Artificial reefs a priority in Walton County

Maurizio Carta / Stock.xchng
Published: Thursday, May 16, 2013 at 04:48 PM.

It's been three years since the Deepwater Horizon oil spill first gushed into the Gulf of Mexico, and even though it's no longer making headline news, Gulf Coast officials are still scrambling to restore and prevent damage to the land and sea.

On May 2, Gov. Rick Scott announced Walton County 's inclusion in the list of Florida early restoration projects proposed by the Trustees of the Deepwater Horizon Natural Resource Damage Assessment (NRDA).

While details have yet to be cemented, Walton County is slated to be a part of artificial reef restoration as well as scallop enhancement.

This is good news for divers and fisherman, as the artificial reefs provide habitat and shelter for fish and eventually builds up an ecosystem.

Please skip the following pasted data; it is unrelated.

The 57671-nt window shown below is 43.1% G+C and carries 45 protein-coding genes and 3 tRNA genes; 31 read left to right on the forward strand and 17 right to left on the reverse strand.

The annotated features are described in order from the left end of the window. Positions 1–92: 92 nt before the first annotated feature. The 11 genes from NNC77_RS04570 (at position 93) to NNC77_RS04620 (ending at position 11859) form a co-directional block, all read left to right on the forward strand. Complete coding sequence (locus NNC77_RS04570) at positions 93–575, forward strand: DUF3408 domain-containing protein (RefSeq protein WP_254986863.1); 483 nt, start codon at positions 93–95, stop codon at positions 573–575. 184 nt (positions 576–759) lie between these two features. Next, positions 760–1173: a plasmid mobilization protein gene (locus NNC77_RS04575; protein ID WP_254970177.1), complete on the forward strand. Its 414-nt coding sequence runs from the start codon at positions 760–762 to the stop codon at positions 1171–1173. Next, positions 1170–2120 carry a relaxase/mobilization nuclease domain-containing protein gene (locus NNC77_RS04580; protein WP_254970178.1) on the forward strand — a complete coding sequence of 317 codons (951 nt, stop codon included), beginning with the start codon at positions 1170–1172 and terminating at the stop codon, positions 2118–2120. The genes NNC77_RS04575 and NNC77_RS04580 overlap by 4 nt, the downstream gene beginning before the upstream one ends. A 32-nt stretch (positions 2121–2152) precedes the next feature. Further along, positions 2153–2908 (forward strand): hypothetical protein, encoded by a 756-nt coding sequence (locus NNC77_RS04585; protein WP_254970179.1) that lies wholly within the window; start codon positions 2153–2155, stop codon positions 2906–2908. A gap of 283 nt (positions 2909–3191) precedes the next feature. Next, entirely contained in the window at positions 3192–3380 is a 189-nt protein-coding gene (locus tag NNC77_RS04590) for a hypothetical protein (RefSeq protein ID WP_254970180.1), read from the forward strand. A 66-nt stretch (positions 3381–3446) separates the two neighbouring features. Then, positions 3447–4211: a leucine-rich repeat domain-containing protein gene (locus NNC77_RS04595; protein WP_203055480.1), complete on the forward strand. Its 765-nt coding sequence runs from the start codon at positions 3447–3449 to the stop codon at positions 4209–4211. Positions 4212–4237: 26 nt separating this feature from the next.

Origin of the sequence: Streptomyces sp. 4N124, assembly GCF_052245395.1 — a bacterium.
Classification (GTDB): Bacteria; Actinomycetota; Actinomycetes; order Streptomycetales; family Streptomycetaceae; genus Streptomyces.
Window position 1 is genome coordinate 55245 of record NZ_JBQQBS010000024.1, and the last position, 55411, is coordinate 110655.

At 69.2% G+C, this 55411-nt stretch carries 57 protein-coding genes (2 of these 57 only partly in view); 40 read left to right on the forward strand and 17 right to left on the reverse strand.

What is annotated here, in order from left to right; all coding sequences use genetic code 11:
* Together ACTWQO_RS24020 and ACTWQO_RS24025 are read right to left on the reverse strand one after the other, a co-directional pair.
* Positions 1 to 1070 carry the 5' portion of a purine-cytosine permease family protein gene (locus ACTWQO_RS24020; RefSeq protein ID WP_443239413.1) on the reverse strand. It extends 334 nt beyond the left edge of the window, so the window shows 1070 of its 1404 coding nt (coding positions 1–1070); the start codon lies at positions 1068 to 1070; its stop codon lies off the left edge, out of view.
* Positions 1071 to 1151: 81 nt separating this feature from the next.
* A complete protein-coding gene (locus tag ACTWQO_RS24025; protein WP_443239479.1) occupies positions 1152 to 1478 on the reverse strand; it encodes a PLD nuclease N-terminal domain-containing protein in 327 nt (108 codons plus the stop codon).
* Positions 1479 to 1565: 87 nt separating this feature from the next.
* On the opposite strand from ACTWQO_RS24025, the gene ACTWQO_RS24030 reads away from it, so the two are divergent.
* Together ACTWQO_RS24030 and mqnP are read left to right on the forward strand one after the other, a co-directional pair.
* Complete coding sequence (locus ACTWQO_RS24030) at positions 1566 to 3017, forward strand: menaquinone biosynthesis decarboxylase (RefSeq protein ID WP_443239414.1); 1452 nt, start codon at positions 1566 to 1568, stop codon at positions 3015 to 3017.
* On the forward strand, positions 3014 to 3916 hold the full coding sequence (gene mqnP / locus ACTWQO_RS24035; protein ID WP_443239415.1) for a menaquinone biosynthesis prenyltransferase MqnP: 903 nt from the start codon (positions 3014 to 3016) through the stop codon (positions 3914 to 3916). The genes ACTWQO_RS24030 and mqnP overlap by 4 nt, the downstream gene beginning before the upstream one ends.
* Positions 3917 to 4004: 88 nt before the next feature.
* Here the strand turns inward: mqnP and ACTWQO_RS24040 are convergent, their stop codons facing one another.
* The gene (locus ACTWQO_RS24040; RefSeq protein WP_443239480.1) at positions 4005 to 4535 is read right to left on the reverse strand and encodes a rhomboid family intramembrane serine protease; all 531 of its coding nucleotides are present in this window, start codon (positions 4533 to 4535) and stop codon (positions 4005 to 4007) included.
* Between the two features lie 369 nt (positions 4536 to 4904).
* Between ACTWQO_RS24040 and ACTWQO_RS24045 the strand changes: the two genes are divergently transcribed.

"We don't know if it'll be partially or fully funded yet," said Billy McKee, environmental manager with Walton County Public Works.

McKee said the county is looking at constructing artificial reefs offshore within a nine-mile radius where they will be of use to people. Beyond that is state waters. The need for the reefs is surprisingly dire, McKee explained.

"If you look along the coastline of the county, ours looks like a giant void in between Bay and Okaloosa counties," he said.

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